Wednesday, April 21, 2010


Bonjour! Greetings my blog readers (if there's still any left). I have been on a hiatus, and I do apologize for that. It doesn't take much to update a blog but I have no shame in admitting that I've been a bit lazy and putting this off far too long. So on the eve of my return from Paris is as good a time as any I suppose, to finally update this thing (I wrote this post at the airport). So my first step in the world of research in the form of a research publication at a conference in Paris finally happened, and I got to meet some great people in the Software Engineering community. Hopefully, the next time they run into me (in another part of the world), they would remember me. Needless to say, the conference was an extremely rewarding experience, but enough about that. What better way to set your first foot in Europe than to visit Paris hanh? First of all, what an amazing city! So so rich in history, and elegance. Also, it is super-old, according to one record as old as 500 BC! Just as you marvel at the amazing skylines of some of the American cities like Chicago and New York the first time you visit them, you marvel at the astonishing architecture and history of the buildings in Paris. From King Henry to King Louis to Napolean, the city has loads of history and an extremely rich cultural heritage.

The only downside is perhaps that the French people speak little or no English. But the similarity between English and French helps sometimes as both languages share common words. For example, you can figure out street names with ease, although you might get the pronunciation wrong. I managed to survive on Bonjour/Bonsoir (Good morning/evening), Parlez-vouz anglais? (Do you speak English?), Je ne parle par Francais (I don't understand French), not to mention Merci (Thank you). I was somewhat surprised to see so much in Paris. First of all, there were lots of Muslims and plenty of restaurants serving halal food (awesome!), but generally speaking, it seems there has been a lot of migration here from other French-speaking countries (from Africa mostly). I liked that I did not stand out in the crowd like I do in the US (just saying).

Paris also has an excellent transportation system. The underground metro network is quite extensive, and there are stations everywhere in Paris, and I mean everywhere! I think someone there told me that the maximum distance you can walk in Paris without a metro station is half a mile, which is ridiculous considering the size of Paris. Buses are also very frequent and go everywhere. The metro system was a piece of cake to figure out, and I was really impressed with the number of people that use the metro (thousands!) and the frequency with which those trains run.

Paris attracts the most tourists of any city in the world (estimated at 1 million per year!). Going to some of the famous sightseeing spots like the Louvre, Eiffel Tower, and Arc de Triomphe; I saw a sea of people. Amazing! No wonder Parisians are known to be a little rude, they have to contend with hundreds and thousands of tourists throughout the year and most of them do not speak French! Speaking of touristy places, I was surprised to find so many desis in Paris, mostly around these touristy places where they're selling miniature versions of famous Parisian landmarks. I certainly wasn't expecting that. Who knew I'd be haggling with an Indian vendor in Urdu in Paris, and asking him for cool spots to go to, and the closest desi restaraunts - a pleasant surprise indeed.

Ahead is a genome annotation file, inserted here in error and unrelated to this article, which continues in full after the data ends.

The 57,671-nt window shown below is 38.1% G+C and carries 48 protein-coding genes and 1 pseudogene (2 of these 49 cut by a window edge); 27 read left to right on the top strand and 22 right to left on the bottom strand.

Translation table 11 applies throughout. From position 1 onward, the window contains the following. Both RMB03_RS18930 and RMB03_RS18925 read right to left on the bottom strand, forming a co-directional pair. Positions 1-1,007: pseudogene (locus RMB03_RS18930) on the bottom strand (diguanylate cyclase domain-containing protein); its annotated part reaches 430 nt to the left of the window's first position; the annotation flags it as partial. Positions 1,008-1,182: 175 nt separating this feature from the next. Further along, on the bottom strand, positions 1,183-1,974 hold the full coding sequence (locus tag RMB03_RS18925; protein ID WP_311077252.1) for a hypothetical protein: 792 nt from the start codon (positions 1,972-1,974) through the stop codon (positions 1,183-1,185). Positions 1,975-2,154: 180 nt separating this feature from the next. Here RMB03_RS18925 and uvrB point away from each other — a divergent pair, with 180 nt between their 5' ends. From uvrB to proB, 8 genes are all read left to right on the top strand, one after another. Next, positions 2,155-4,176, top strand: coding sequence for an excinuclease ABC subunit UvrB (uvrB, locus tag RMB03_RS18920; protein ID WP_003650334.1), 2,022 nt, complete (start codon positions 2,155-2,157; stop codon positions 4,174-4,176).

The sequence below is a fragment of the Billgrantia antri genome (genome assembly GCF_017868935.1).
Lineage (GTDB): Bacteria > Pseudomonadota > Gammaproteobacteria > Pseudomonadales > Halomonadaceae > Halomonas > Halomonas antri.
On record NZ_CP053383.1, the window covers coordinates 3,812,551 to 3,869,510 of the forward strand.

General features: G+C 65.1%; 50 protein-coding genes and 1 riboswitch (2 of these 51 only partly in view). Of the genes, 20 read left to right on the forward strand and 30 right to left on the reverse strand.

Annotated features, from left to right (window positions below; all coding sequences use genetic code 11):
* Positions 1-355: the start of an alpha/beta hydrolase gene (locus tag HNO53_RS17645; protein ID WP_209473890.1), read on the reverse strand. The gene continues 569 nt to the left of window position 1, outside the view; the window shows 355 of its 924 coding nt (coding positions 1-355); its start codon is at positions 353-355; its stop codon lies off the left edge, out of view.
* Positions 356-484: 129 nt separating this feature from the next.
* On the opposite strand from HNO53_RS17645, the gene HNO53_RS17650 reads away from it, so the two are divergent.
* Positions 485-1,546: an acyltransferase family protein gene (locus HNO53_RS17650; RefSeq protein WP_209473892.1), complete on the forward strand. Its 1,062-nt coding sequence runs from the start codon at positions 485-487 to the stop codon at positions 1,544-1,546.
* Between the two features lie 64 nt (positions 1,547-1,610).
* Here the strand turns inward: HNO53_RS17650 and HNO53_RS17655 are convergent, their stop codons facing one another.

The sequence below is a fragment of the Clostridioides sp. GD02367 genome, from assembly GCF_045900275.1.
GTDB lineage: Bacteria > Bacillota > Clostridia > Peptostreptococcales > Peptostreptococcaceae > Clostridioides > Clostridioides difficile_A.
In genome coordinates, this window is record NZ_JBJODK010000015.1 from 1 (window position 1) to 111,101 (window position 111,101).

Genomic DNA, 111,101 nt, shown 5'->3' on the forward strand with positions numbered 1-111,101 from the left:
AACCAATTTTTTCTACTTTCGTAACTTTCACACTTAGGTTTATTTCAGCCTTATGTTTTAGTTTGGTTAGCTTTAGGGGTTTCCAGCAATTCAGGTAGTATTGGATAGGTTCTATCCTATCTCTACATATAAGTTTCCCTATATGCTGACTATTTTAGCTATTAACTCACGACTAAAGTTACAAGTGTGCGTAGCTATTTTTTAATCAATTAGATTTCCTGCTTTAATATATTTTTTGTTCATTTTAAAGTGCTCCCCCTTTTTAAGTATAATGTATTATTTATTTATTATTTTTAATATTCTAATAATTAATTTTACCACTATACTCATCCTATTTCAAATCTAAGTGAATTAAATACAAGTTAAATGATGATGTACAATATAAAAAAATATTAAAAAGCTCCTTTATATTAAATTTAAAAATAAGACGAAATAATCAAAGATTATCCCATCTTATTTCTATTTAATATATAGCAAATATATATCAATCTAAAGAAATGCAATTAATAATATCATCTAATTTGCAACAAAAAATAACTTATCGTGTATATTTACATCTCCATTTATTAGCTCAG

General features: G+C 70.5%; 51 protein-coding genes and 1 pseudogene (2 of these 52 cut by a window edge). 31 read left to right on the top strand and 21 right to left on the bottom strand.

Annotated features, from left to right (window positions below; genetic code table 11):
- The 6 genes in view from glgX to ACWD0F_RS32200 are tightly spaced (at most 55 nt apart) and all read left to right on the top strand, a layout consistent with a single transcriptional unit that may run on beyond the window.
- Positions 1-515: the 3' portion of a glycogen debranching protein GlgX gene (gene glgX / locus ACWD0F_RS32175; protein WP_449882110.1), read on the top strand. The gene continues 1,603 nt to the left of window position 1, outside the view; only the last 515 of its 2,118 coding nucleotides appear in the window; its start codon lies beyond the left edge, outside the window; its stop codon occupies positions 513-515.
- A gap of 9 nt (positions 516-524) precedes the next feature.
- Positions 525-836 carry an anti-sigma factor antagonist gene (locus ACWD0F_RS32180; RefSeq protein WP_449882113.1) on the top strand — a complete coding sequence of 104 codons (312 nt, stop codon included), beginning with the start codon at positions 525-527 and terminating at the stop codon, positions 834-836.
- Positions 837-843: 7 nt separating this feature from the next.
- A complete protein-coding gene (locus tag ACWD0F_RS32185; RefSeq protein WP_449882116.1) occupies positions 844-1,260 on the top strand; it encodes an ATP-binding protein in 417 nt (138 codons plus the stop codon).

Lastly, and frankly expectedly, Paris is an expensive city. Despite the euro being stronger than the dollar (1EUR~1.35USD), the prices of the same food items is the same or, in most cases, even more. A large pizza at Pizza Hut costs 16 euros (although they did have a nice deal going on). Gas (petrol) is pretty expensive too (1.4euros per litre). In the US (at least in NC), it is 2.7 per gallon (where 1 gallon = 3.78 litre). So if you ever end up going to Paris, and plan on doing some shopping, be prepared to spend exorbitant sums of money :). Overall, it was quite an experience for me. Europe is pretty different from the US. In some ways, it has a "desi" touch to that and life is somewhat slower than in the states. I really liked that. If you ever e an opportunity to go to Paris, by all means do go ... it'll be a memorable experience for sure!

The Pictures (from top to bottom): Me at Eiffel Tower, Arc de Triomphe (built by Napolean to commemorate his military victories), and finally the Louvre (home of the Mona Lisa among other famous artworks)


Nikki. said...

Wow what an insightful post :) felt as if I was roaming around in those streets ;)

Sonia said...

Paris is a beautiful city, hope you were not delayed by Iceland volcano ash cloud.

Waisybabu | artsyHANDS said...

Masha-Allah! My dad has been to Paris. And his opinion on the place mirrors yours.

And khudaya, do update this blog with regularity :P (even though artsy hasn't really been updated in a while #boardexams)

Razz said...


I made it out 2 days before the volcano spewed that ash cloud. Although I'd have loved to have been stuck in Paris, but I had classes to get back to, so I'm glad I made it in time!

yeah yeah ... will try :)

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